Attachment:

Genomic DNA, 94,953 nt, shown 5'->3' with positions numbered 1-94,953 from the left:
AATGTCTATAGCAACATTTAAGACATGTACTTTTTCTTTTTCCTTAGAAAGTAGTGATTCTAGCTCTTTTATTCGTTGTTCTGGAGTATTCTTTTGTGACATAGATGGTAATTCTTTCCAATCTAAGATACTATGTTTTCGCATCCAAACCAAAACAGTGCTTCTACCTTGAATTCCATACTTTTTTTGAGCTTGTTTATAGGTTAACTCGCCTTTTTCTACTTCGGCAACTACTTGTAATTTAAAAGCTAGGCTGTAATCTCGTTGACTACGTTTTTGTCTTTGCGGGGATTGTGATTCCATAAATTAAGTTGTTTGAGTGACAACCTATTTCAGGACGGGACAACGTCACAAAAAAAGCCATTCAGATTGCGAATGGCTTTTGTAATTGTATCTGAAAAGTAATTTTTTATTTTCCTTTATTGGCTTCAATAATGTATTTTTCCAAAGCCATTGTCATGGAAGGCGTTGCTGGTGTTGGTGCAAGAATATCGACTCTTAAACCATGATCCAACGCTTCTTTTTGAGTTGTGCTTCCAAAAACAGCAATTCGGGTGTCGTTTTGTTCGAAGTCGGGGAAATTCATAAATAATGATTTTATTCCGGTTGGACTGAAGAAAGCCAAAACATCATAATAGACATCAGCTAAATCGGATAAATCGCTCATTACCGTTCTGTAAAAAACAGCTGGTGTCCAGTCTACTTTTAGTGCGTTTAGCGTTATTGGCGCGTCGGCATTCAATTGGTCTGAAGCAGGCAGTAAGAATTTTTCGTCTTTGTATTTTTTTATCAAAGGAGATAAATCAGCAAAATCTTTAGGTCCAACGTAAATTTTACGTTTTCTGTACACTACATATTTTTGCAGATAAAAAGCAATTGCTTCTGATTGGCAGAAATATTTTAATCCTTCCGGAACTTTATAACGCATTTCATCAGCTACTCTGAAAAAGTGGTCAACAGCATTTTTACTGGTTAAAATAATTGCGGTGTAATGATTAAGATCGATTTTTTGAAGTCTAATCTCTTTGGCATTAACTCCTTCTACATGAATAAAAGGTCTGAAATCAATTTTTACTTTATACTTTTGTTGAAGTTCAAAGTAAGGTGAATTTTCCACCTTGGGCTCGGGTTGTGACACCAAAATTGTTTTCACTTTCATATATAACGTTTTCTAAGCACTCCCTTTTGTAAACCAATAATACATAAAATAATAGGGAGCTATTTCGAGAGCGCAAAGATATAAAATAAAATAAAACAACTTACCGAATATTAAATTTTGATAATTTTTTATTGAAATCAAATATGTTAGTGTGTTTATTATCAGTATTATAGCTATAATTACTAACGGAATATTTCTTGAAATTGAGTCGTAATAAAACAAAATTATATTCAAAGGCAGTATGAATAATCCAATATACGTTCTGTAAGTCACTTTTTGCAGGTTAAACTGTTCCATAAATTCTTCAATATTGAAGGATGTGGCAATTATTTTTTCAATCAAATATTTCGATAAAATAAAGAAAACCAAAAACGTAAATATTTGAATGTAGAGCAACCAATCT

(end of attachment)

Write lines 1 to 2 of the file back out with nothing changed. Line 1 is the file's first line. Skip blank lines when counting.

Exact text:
Genomic DNA, 94,953 nt, shown 5'->3' with positions numbered 1-94,953 from the left:
AATGTCTATAGCAACATTTAAGACATGTACTTTTTCTTTTTCCTTAGAAAGTAGTGATTCTAGCTCTTTTATTCGTTGTTCTGGAGTATTCTTTTGTGACATAGATGGTAATTCTTTCCAATCTAAGATACTATGTTTTCGCATCCAAACCAAAACAGTGCTTCTACCTTGAATTCCATACTTTTTTTGAGCTTGTTTATAGGTTAACTCGCCTTTTTCTACTTCGGCAACTACTTGTAATTTAAAAGCTAGGCTGTAATCTCGTTGACTACGTTTTTGTCTTTGCGGGGATTGTGATTCCATAAATTAAGTTGTTTGAGTGACAACCTATTTCAGGACGGGACAACGTCACAAAAAAAGCCATTCAGATTGCGAATGGCTTTTGTAATTGTATCTGAAAAGTAATTTTTTATTTTCCTTTATTGGCTTCAATAATGTATTTTTCCAAAGCCATTGTCATGGAAGGCGTTGCTGGTGTTGGTGCAAGAATATCGACTCTTAAACCATGATCCAACGCTTCTTTTTGAGTTGTGCTTCCAAAAACAGCAATTCGGGTGTCGTTTTGTTCGAAGTCGGGGAAATTCATAAATAATGATTTTATTCCGGTTGGACTGAAGAAAGCCAAAACATCATAATAGACATCAGCTAAATCGGATAAATCGCTCATTACCGTTCTGTAAAAAACAGCTGGTGTCCAGTCTACTTTTAGTGCGTTTAGCGTTATTGGCGCGTCGGCATTCAATTGGTCTGAAGCAGGCAGTAAGAATTTTTCGTCTTTGTATTTTTTTATCAAAGGAGATAAATCAGCAAAATCTTTAGGTCCAACGTAAATTTTACGTTTTCTGTACACTACATATTTTTGCAGATAAAAAGCAATTGCTTCTGATTGGCAGAAATATTTTAATCCTTCCGGAACTTTATAACGCATTTCATCAGCTACTCTGAAAAAGTGGTCAACAGCATTTTTACTGGTTAAAATAATTGCGGTGTAATGATTAAGATCGATTTTTTGAAGTCTAATCTCTTTGGCATTAACTCCTTCTACATGAATAAAAGGTCTGAAATCAATTTTTACTTTATACTTTTGTTGAAGTTCAAAGTAAGGTGAATTTTCCACCTTGGGCTCGGGTTGTGACACCAAAATTGTTTTCACTTTCATATATAACGTTTTCTAAGCACTCCCTTTTGTAAACCAATAATACATAAAATAATAGGGAGCTATTTCGAGAGCGCAAAGATATAAAATAAAATAAAACAACTTACCGAATATTAAATTTTGATAATTTTTTATTGAAATCAAATATGTTAGTGTGTTTATTATCAGTATTATAGCTATAATTACTAACGGAATATTTCTTGAAATTGAGTCGTAATAAAACAAAATTATATTCAAAGGCAGTATGAATAATCCAATATACGTTCTGTAAGTCACTTTTTGCAGGTTAAACTGTTCCATAAATTCTTCAATATTGAAGGATGTGGCAATTATTTTTTCAATCAAATATTTCGATAAAATAAAGAAAACCAAAAACGTAAATATTTGAATGTAGAGCAACCAATCT